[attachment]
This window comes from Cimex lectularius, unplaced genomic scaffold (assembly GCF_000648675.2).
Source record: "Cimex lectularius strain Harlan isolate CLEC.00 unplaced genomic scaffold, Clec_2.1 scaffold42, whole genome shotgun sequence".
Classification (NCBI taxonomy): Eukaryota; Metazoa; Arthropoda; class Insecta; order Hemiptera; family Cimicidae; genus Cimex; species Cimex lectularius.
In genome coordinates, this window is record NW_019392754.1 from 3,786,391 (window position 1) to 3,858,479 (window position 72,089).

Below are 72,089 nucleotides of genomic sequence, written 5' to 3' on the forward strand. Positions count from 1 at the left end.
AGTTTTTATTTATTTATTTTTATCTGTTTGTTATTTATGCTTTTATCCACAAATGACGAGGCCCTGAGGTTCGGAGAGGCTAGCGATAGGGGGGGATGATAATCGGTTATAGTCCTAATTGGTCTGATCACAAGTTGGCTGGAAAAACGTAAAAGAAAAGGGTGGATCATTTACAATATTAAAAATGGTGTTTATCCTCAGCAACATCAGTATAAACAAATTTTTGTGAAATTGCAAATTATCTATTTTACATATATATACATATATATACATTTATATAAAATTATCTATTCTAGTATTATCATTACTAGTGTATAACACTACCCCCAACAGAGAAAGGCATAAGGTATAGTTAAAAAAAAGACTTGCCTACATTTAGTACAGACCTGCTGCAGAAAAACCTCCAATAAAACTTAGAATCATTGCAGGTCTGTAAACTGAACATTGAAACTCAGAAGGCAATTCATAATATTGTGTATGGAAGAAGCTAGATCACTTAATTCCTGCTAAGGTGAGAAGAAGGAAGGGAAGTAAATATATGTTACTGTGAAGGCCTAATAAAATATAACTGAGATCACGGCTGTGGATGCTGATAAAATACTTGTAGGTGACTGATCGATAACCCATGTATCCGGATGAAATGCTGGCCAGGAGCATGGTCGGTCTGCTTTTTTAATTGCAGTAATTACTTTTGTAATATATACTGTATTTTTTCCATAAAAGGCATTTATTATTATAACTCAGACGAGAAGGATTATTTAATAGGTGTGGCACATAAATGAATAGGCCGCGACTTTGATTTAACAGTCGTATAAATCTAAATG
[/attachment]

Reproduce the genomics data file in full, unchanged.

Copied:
This window comes from Cimex lectularius, unplaced genomic scaffold (assembly GCF_000648675.2).
Source record: "Cimex lectularius strain Harlan isolate CLEC.00 unplaced genomic scaffold, Clec_2.1 scaffold42, whole genome shotgun sequence".
Classification (NCBI taxonomy): Eukaryota; Metazoa; Arthropoda; class Insecta; order Hemiptera; family Cimicidae; genus Cimex; species Cimex lectularius.
In genome coordinates, this window is record NW_019392754.1 from 3,786,391 (window position 1) to 3,858,479 (window position 72,089).

Below are 72,089 nucleotides of genomic sequence, written 5' to 3' on the forward strand. Positions count from 1 at the left end.
AGTTTTTATTTATTTATTTTTATCTGTTTGTTATTTATGCTTTTATCCACAAATGACGAGGCCCTGAGGTTCGGAGAGGCTAGCGATAGGGGGGGATGATAATCGGTTATAGTCCTAATTGGTCTGATCACAAGTTGGCTGGAAAAACGTAAAAGAAAAGGGTGGATCATTTACAATATTAAAAATGGTGTTTATCCTCAGCAACATCAGTATAAACAAATTTTTGTGAAATTGCAAATTATCTATTTTACATATATATACATATATATACATTTATATAAAATTATCTATTCTAGTATTATCATTACTAGTGTATAACACTACCCCCAACAGAGAAAGGCATAAGGTATAGTTAAAAAAAAGACTTGCCTACATTTAGTACAGACCTGCTGCAGAAAAACCTCCAATAAAACTTAGAATCATTGCAGGTCTGTAAACTGAACATTGAAACTCAGAAGGCAATTCATAATATTGTGTATGGAAGAAGCTAGATCACTTAATTCCTGCTAAGGTGAGAAGAAGGAAGGGAAGTAAATATATGTTACTGTGAAGGCCTAATAAAATATAACTGAGATCACGGCTGTGGATGCTGATAAAATACTTGTAGGTGACTGATCGATAACCCATGTATCCGGATGAAATGCTGGCCAGGAGCATGGTCGGTCTGCTTTTTTAATTGCAGTAATTACTTTTGTAATATATACTGTATTTTTTCCATAAAAGGCATTTATTATTATAACTCAGACGAGAAGGATTATTTAATAGGTGTGGCACATAAATGAATAGGCCGCGACTTTGATTTAACAGTCGTATAAATCTAAATG